State officials thought that their action was necessary to avoid a 2 voter dilution claim. Writing for a plurality of three, Justice Kennedy stated that a minority-minority legislative district did not meet the first requirement for 2 liability under Thornburg v. Gingles, 478 U.S. 30 (1986). Specifically, 2 does not require a so called crossover district, that is, a district with a minority population that is potentially large enough to elect the candidate of its choice with help from voters who are members of the majority and who cross over to support the minoritys preferred candidate. The pluralitys opinion did not, however, extend to instances of intentional discrimination against a racial minority. Serious equal protection concerns also undercut interpreting 2 to require crossover districting. In this connection, the moral imperative of racial neutrality is the driving force of the Equal Protection Clause, and racial classifications are permitted only as a last resort. Gerrymandering based on race, even for remedial purposes, may balkanize us into competing racial factions. Interpreting 2 broadly to require crossover districts would unnecessarily infuse race into virtually every redistricting, raising serious constitutional questions. The plurality also does not entrench majority-minority districts by statutory command, for that, too, could pose constitutional concerns. Moreover, states may choose to draw crossover districts when not otherwise prohibited. Majority-minority districts are only required if all three Gingles factors are met and if 2 applies based on a totality of the circumstances. On the other hand, if a state intentionally destroyed otherwise effective crossover districts, that would raise serious questions under both the Fourteenth and Fifteenth Amendments. Concurring in the judgment, Justice Thomas, joined by Justice Scalia, stated that he continue[d] to disagree with the Thornburg v. Gingles framework. In a dissent, joined by Justices Ginsburg, Stevens, and Breyer, Justice Souter stated that : a district may be a minority-opportunity district so long as a cohesive minority population is large enough to elect its chosen candidate when combined with a reliable number of crossover voters from an otherwise polarized majority. The pluralitys approach requires states to pack black voters into additional majority-minority districts, contracting the number of districts where racial minorities are having success in transcending racial divisions in securing their preferred representation.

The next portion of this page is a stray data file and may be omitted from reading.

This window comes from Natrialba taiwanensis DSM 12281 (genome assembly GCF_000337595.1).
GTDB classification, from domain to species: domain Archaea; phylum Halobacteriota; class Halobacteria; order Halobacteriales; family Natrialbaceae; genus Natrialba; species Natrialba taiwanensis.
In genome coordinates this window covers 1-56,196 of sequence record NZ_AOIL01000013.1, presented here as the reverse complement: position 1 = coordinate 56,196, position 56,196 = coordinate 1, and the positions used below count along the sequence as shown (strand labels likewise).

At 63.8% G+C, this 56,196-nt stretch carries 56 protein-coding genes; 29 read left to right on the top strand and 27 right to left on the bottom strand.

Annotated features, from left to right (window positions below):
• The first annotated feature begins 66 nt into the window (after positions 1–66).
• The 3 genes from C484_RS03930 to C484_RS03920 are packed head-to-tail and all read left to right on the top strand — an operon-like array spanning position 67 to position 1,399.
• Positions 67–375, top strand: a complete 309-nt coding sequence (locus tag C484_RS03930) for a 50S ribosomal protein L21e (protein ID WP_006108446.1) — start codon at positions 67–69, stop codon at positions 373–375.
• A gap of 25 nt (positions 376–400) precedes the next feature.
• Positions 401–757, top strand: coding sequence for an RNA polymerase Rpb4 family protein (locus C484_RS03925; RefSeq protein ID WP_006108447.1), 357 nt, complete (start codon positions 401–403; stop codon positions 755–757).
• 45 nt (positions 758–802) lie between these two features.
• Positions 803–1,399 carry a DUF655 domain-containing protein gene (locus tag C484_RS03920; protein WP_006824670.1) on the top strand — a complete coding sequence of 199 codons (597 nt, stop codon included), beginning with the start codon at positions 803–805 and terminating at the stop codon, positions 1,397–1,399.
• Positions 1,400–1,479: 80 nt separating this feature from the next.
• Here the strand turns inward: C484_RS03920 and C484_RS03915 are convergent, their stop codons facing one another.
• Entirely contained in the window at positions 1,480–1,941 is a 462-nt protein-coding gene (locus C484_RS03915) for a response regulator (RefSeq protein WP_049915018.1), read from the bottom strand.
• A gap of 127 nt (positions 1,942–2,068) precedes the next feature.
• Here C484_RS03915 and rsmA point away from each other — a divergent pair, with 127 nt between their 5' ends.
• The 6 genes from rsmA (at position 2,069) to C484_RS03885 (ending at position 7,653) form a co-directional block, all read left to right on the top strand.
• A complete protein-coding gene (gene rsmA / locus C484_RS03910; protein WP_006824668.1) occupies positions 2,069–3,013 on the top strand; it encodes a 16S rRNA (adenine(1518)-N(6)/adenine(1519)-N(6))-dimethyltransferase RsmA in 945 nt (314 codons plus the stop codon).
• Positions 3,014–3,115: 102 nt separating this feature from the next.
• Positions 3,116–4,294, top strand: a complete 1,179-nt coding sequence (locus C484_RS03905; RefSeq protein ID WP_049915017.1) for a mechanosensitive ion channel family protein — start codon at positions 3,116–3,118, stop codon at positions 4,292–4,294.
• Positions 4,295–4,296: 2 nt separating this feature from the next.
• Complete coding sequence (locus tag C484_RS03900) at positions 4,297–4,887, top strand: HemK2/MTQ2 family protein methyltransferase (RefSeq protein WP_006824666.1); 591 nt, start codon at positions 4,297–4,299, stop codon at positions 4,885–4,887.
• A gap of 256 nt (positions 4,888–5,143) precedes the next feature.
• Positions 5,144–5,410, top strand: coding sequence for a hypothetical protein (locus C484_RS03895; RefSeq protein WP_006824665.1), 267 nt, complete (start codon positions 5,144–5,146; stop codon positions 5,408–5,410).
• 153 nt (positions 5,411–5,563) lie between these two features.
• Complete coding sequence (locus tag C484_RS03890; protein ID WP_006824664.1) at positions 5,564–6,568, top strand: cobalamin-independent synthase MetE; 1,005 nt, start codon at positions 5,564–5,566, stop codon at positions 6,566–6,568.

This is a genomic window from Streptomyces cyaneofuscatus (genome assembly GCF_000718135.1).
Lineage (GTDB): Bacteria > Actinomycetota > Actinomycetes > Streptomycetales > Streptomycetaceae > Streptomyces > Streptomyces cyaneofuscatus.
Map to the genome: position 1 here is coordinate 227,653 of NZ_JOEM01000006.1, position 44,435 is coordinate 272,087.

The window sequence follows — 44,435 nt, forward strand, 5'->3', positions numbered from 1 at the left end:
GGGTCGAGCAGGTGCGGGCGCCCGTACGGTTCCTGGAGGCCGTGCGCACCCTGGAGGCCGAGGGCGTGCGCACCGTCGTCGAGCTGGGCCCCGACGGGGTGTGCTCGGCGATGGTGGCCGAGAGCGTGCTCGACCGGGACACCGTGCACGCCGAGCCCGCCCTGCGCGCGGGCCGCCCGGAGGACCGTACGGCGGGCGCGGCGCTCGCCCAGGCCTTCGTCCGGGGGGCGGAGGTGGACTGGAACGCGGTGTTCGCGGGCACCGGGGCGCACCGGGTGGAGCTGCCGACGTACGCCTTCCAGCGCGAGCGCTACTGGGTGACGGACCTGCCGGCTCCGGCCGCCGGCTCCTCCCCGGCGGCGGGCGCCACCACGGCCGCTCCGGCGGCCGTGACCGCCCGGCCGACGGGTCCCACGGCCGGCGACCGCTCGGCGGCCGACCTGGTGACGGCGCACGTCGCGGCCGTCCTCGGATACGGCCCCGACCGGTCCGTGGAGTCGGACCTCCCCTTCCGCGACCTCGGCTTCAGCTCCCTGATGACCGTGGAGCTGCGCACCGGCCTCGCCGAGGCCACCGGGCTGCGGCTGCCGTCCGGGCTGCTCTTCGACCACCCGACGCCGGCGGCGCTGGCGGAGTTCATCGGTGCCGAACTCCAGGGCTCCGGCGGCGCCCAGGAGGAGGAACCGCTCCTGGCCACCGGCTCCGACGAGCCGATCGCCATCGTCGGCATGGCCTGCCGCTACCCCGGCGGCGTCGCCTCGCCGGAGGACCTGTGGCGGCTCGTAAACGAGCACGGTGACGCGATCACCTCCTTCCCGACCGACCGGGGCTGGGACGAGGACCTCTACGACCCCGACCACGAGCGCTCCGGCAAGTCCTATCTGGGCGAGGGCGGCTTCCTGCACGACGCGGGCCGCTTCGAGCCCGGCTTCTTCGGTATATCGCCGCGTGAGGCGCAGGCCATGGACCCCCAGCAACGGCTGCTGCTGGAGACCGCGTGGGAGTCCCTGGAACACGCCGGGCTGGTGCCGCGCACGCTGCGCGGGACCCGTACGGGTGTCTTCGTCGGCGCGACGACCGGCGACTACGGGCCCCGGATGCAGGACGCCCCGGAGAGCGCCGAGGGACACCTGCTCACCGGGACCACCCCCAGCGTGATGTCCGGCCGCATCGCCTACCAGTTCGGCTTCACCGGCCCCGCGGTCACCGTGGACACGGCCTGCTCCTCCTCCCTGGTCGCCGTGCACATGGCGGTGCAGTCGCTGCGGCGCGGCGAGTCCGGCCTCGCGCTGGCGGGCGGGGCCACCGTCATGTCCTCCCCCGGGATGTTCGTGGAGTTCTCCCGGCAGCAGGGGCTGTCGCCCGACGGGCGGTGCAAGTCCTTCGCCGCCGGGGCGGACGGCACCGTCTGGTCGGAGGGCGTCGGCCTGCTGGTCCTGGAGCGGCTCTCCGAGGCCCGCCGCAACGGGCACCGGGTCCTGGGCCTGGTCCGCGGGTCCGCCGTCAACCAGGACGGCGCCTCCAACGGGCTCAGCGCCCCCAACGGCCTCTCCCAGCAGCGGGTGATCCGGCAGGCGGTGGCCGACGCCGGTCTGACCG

Page 748: Insert the following before Vieth v. Jubelirer CRAWFORD v. MARION COUNTY ELECTION BD., 553 U.S. 181 (2008). In Crawford, the Court upheld an Indiana statute requiring citizens voting in person on election day, or casting a ballot in person at the office of the circuit court clerk prior to election day, to present photo identification issued by the government. The provision does not apply to absentee ballots submitted by mail and contains an exception for persons living and voting in a state-licensed facility such as a nursing home. Also, the State offers free photo identification to qualified voters able to establish their residence and identity. Writing for the plurality, Justice Stevens, joined by Chief Justice Roberts